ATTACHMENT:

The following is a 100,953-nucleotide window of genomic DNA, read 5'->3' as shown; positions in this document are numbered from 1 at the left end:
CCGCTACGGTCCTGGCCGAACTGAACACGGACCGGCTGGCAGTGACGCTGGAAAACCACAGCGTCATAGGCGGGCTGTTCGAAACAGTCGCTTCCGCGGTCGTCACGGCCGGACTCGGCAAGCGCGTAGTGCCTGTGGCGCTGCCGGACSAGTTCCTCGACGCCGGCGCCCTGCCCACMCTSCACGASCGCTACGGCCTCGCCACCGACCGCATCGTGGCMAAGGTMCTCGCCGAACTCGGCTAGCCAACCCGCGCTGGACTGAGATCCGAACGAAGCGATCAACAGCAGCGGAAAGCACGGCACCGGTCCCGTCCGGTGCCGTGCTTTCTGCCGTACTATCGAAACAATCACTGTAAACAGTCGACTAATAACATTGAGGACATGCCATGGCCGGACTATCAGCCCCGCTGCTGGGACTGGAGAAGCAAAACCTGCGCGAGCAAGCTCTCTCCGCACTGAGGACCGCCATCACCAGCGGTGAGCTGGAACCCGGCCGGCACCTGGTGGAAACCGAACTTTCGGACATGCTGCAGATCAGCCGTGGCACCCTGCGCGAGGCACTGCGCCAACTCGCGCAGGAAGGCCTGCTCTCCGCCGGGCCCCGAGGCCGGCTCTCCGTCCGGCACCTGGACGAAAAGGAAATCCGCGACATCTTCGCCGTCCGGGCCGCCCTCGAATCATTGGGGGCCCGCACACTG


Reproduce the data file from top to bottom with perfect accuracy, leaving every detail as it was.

The following is a 100,953-nucleotide window of genomic DNA, read 5'->3' as shown; positions in this document are numbered from 1 at the left end:
CCGCTACGGTCCTGGCCGAACTGAACACGGACCGGCTGGCAGTGACGCTGGAAAACCACAGCGTCATAGGCGGGCTGTTCGAAACAGTCGCTTCCGCGGTCGTCACGGCCGGACTCGGCAAGCGCGTAGTGCCTGTGGCGCTGCCGGACSAGTTCCTCGACGCCGGCGCCCTGCCCACMCTSCACGASCGCTACGGCCTCGCCACCGACCGCATCGTGGCMAAGGTMCTCGCCGAACTCGGCTAGCCAACCCGCGCTGGACTGAGATCCGAACGAAGCGATCAACAGCAGCGGAAAGCACGGCACCGGTCCCGTCCGGTGCCGTGCTTTCTGCCGTACTATCGAAACAATCACTGTAAACAGTCGACTAATAACATTGAGGACATGCCATGGCCGGACTATCAGCCCCGCTGCTGGGACTGGAGAAGCAAAACCTGCGCGAGCAAGCTCTCTCCGCACTGAGGACCGCCATCACCAGCGGTGAGCTGGAACCCGGCCGGCACCTGGTGGAAACCGAACTTTCGGACATGCTGCAGATCAGCCGTGGCACCCTGCGCGAGGCACTGCGCCAACTCGCGCAGGAAGGCCTGCTCTCCGCCGGGCCCCGAGGCCGGCTCTCCGTCCGGCACCTGGACGAAAAGGAAATCCGCGACATCTTCGCCGTCCGGGCCGCCCTCGAATCATTGGGGGCCCGCACACTG